I Curvature forms and Riemannian curvatures of connections

martinbn

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For me it is very difficult, actually impossible, to understand what you mean. And I think the problem is that you are vague and use terminology in a non-standard way. The problem is not your English, the mathematics is. Perhaps some of the notions you use are not clear to you. For example you keep saying that the global bundle is trivial. But that is confusing because globally the interesting bundles are not trivial. May be you mean that there are no global symmetries. When every sentence is like that it is frustrating to read. On the other hand these seem like interesting topics, so I can not stop myself reading.
 
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For me it is very difficult, actually impossible, to understand what you mean. And I think the problem is that you are vague and use terminology in a non-standard way. The problem is not your English, the mathematics is. Perhaps some of the notions you use are not clear to you.
I empathize with what you are saying. I can assure I try, and that I'll keep trying, but I'm neither a mathematician nor a professional physicist, just a layman trying to learn, like most around here.
For example you keep saying that the global bundle is trivial. But that is confusing because globally the interesting bundles are not trivial.
Ok. this one is easy to clarify. The bundle I am referring as trivial is the principal bundle with the Minkowski space as base manifold and the compact (finite dimensional global) groups U(1), SU(2) and SU(3) as fibers (also called internal symmetries). This principal bundle is trivial among other thing because the Coleman-Mandula prevents in general any other relation between the fiber G and the base space other than the direct topological product, and that is what defines a trivial bundle. Also triviality here is demanded by the required gauge redundancy of degrees of fredom that must be recovered, in other words arbitrary rotations at each spacetime point must not affect the physics, and that's what the triviality of the bundle in this case assures.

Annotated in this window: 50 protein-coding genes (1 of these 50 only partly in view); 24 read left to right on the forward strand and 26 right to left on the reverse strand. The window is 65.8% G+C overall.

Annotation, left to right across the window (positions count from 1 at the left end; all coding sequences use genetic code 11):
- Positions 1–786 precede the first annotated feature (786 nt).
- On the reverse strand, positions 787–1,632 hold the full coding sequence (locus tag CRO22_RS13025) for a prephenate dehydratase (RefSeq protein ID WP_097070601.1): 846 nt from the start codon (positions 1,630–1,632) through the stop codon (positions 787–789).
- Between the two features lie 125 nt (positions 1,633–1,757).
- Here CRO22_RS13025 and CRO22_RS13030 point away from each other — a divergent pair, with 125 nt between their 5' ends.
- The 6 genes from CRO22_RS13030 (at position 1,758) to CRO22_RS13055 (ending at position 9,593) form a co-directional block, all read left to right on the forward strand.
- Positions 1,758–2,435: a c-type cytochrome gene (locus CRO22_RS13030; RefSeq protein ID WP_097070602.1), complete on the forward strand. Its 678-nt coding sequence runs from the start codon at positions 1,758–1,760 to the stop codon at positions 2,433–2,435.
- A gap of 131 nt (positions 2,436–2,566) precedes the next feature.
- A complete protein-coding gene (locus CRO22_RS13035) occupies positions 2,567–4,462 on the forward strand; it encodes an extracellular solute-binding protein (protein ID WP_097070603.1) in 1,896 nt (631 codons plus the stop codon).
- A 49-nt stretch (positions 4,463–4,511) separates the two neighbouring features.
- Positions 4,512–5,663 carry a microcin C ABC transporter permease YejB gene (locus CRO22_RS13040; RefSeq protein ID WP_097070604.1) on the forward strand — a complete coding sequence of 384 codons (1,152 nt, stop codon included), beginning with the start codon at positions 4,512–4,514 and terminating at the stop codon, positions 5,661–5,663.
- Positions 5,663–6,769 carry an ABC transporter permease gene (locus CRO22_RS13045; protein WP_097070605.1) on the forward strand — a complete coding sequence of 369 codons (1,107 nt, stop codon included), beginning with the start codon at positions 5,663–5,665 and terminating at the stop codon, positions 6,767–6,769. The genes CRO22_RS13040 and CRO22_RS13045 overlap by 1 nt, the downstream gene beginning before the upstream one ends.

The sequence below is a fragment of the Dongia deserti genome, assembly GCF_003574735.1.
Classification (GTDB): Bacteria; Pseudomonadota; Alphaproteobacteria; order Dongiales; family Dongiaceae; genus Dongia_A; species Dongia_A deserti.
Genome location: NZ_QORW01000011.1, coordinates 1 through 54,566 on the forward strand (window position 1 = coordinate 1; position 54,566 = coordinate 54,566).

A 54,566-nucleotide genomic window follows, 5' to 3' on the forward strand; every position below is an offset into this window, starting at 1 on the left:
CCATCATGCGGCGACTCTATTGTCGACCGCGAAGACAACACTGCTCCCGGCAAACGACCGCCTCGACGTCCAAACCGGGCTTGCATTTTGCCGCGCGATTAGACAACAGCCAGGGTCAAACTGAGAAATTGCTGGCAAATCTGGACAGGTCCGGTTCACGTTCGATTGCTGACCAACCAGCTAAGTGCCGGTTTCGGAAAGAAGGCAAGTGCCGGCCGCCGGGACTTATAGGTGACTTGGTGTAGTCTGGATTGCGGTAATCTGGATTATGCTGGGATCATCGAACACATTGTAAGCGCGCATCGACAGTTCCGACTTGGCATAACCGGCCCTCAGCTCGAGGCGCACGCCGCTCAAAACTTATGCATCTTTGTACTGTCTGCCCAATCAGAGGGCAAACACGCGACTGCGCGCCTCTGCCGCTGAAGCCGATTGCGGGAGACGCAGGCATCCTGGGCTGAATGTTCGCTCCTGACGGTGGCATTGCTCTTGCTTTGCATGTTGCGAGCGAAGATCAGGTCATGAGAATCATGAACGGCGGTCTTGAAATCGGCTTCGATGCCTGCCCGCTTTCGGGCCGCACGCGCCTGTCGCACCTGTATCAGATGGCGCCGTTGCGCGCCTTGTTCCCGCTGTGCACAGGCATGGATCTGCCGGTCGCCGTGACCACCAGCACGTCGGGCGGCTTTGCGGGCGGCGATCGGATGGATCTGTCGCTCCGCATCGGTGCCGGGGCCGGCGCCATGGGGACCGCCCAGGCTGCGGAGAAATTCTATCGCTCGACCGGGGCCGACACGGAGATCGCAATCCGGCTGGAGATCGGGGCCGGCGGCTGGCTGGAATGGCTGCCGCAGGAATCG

You can also read about this bundle defined as trivial in the post #13 of the thread I linked: specifically and I quote " the trivial principal bundle [itex]\pi (G,M)[/itex]" with M being the spacetime and G the compact global group, as explained there.

Some confusion might have arisen from the local gauge bundle related to nonabelian connections wich is nontrivial, but this is a different bundle, its base space is not Mikowski spacetime, and its fibers are the infinite dimensional local gauge groups that are also mentioned in the same post #13 that I quote above and it is the infinite dimension bundle mentioned in the notes by David Skinner that I referenced in #27, in the pages 21-22 as the space of local connections A.

If you have any further doubt about this point or any other of those you found hard to understand please don't hesitate to comment it too and I'll do my best to clarify.

On the other hand these seem like interesting topics, so I can not stop myself reading.
Same here, that's why I keep reading and asking questions in this site.

Thanks for your understanding tone.
 
Last edited:

Ben Niehoff

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The only things you referenced in #32 are Wikipedia articles. Where are the notes by David Skinner?
 
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The only things you referenced in #32 are Wikipedia articles. Where are the notes by David Skinner?
There is also a pointer to the thread I was commenting. The link to the notes was in #27.

Please ignore my out of line comment in #47.
 

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